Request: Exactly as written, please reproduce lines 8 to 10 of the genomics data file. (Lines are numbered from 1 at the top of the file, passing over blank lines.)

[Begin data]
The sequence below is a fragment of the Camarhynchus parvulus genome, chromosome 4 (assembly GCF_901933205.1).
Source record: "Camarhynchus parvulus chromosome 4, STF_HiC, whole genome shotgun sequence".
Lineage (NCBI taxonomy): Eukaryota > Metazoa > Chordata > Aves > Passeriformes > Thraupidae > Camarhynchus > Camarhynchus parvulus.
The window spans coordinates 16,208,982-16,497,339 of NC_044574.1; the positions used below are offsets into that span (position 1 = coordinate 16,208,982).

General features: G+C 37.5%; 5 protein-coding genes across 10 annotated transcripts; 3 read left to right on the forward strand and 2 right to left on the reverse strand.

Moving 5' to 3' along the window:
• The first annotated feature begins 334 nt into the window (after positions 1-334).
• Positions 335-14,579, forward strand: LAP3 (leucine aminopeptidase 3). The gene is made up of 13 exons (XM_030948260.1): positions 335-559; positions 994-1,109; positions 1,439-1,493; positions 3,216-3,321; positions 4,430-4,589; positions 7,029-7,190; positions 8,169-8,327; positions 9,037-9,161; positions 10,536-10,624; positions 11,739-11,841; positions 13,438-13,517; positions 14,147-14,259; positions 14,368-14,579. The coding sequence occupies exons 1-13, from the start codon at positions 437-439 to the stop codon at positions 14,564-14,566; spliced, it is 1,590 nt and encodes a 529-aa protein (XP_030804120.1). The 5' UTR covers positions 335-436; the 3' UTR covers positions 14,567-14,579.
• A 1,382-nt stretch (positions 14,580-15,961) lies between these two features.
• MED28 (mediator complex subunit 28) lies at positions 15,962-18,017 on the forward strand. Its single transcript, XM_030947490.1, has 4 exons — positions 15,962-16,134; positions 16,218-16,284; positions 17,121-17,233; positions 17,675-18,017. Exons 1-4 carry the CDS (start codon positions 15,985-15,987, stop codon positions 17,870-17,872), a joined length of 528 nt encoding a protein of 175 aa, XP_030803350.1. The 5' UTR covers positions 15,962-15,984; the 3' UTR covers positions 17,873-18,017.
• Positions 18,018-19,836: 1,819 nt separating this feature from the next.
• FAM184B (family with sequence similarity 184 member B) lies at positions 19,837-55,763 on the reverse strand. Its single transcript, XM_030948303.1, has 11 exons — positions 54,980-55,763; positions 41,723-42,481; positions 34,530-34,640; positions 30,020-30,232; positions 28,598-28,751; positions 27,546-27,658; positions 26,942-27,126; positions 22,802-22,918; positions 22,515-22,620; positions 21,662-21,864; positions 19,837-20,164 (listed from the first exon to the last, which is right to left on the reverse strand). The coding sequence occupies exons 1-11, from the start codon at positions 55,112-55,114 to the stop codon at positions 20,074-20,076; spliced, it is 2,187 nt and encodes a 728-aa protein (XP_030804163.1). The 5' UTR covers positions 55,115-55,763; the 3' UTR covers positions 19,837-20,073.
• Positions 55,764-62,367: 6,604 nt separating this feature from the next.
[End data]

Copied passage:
• Positions 335-14,579, forward strand: LAP3 (leucine aminopeptidase 3). The gene is made up of 13 exons (XM_030948260.1): positions 335-559; positions 994-1,109; positions 1,439-1,493; positions 3,216-3,321; positions 4,430-4,589; positions 7,029-7,190; positions 8,169-8,327; positions 9,037-9,161; positions 10,536-10,624; positions 11,739-11,841; positions 13,438-13,517; positions 14,147-14,259; positions 14,368-14,579. The coding sequence occupies exons 1-13, from the start codon at positions 437-439 to the stop codon at positions 14,564-14,566; spliced, it is 1,590 nt and encodes a 529-aa protein (XP_030804120.1). The 5' UTR covers positions 335-436; the 3' UTR covers positions 14,567-14,579.
• A 1,382-nt stretch (positions 14,580-15,961) lies between these two features.
• MED28 (mediator complex subunit 28) lies at positions 15,962-18,017 on the forward strand. Its single transcript, XM_030947490.1, has 4 exons — positions 15,962-16,134; positions 16,218-16,284; positions 17,121-17,233; positions 17,675-18,017. Exons 1-4 carry the CDS (start codon positions 15,985-15,987, stop codon positions 17,870-17,872), a joined length of 528 nt encoding a protein of 175 aa, XP_030803350.1. The 5' UTR covers positions 15,962-15,984; the 3' UTR covers positions 17,873-18,017.